Volume 8 Supplement 1
Use of kidscreen 52 questionnaire for quality of life evaluation in adolescents with idiopathic scoliosis after surgery
© Rusovs et al; licensee BioMed Central Ltd. 2013
Published: 3 June 2013
Improvement of patients quality of life is one of the main goals in the treatment of AIS. There are well known instruments to estimate the treatment outcomes for patients with AIS, such as SRS questionnaires. Although widely used with patients with AIS, there are still some important aspects of QOL less covered in those instruments. The KIDSCREEN-52 quality-of-life (KIDSCREEN-52-HRQOL) is a relevant, worldwide tool used for assessing the health-related quality of life in children and adolescents, and to compare the QOL of treated patients with healthy peers at the same age.
To describe and characterize health-related quality of life in girls with idiopathic scoliosis, after spine surgery, with the KIDSCREEN-52-HRQOL questionnaire.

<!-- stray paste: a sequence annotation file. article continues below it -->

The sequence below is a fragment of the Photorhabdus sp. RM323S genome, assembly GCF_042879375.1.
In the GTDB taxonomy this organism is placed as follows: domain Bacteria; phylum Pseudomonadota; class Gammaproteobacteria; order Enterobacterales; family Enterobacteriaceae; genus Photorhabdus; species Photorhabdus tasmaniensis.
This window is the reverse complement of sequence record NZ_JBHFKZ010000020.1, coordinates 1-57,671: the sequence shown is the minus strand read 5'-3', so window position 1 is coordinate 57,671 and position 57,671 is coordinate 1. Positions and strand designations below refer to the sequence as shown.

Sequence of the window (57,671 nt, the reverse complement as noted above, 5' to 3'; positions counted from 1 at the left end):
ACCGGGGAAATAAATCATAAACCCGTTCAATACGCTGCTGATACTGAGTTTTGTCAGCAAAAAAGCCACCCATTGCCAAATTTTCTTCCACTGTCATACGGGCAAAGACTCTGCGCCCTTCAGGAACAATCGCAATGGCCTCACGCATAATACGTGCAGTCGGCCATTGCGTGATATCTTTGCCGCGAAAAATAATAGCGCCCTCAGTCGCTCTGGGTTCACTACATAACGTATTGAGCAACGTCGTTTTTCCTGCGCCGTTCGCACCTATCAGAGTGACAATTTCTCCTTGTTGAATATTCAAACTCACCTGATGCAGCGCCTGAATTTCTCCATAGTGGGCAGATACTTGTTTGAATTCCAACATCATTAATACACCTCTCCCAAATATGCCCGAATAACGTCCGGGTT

Patients with idiopathic scoliosis completed an age-appropriate health-related quality of life questionnaire KIDSCREEN-52 test approved at country the research provided. The study involved 50 patients with AIS. Patients were 12-16 years old girls, post surgery. The results from this sample were compared with general population norms, taken from freely chosen peers without any orthopedic condition.
The results where similar in the following blocks - ""feelings"", ""family and home"", ""leisure"", ""school"" and a ""bad mood"". AIS group had a higher scores at blokes as ""to be happy as you are"" ""feeling happy at home"" , ""feel satisfied with life"" and ""happy to be alive"". In the question blocks as ""physical activity"", ""Self esteem” and “Money” AIS patients revealed lower results with statistically significant difference 24.8% (t = 13.237, p = 0.001), 16.3% (t = 8.923, p = 0.001) and 22,8% (t = 7,522; p = 0,001) respectively.
By using questionnaire KIDSCREEN 52, it is possible to compare HRQOL of AIS patients, after surgery, with the QOL of healthy peers, and reveal some aspects, not covered by widely used questionnaires, for estimation of treatment outcomes of AIS.
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